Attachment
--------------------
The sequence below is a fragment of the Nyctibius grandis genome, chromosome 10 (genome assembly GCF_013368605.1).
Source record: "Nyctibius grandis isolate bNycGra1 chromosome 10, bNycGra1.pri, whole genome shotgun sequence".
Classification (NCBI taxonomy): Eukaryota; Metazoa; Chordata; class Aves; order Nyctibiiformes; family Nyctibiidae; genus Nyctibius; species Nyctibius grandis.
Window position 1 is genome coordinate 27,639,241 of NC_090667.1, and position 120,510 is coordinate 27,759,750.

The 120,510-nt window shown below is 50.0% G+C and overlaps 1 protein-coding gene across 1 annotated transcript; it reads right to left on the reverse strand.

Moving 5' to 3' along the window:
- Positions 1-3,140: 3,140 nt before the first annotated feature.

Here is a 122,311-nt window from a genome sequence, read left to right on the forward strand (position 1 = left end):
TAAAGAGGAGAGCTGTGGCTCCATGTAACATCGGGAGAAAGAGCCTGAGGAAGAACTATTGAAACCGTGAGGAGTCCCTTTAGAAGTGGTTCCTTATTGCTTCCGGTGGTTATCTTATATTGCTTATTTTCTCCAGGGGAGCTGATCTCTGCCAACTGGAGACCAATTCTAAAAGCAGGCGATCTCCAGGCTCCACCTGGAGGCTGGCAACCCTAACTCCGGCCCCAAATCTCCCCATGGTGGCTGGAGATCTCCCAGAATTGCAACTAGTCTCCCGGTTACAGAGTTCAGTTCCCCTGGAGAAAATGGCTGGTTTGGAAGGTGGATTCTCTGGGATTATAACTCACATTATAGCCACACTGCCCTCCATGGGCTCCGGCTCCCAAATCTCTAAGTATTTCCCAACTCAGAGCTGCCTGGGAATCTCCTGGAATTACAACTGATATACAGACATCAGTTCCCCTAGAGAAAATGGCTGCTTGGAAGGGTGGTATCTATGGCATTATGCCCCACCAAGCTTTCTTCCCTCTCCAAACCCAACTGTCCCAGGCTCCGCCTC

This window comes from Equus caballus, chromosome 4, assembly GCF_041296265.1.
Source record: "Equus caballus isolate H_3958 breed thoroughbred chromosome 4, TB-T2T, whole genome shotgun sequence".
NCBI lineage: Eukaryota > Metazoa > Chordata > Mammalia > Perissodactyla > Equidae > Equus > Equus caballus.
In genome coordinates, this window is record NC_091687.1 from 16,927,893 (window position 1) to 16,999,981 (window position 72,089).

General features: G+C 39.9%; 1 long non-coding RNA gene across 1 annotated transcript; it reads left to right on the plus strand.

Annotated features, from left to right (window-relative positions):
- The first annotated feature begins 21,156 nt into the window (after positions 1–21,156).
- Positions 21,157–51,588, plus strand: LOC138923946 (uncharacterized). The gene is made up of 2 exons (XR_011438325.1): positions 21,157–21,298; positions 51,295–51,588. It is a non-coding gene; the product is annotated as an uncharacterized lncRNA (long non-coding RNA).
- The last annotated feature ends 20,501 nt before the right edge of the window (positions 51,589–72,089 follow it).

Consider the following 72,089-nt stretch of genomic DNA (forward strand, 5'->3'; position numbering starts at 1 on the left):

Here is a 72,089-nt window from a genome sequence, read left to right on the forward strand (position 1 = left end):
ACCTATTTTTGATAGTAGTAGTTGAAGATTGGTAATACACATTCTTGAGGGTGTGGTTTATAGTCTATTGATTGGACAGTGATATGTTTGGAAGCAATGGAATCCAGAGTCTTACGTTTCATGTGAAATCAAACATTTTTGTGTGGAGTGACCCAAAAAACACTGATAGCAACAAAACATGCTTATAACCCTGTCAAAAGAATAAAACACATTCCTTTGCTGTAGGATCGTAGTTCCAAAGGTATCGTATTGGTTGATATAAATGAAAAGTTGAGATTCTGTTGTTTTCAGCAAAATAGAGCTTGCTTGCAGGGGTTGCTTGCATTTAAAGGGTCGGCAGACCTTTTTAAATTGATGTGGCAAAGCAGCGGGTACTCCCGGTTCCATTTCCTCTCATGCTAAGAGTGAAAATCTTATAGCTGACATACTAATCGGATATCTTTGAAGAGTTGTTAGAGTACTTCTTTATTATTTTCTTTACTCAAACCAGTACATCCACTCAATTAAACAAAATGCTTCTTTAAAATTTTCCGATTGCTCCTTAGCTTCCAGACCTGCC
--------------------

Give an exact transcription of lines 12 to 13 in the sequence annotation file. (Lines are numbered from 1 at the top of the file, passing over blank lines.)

NCBI lineage: Eukaryota > Metazoa > Chordata > Mammalia > Perissodactyla > Equidae > Equus > Equus caballus.
In genome coordinates, this window is record NC_091687.1 from 16,927,893 (window position 1) to 16,999,981 (window position 72,089).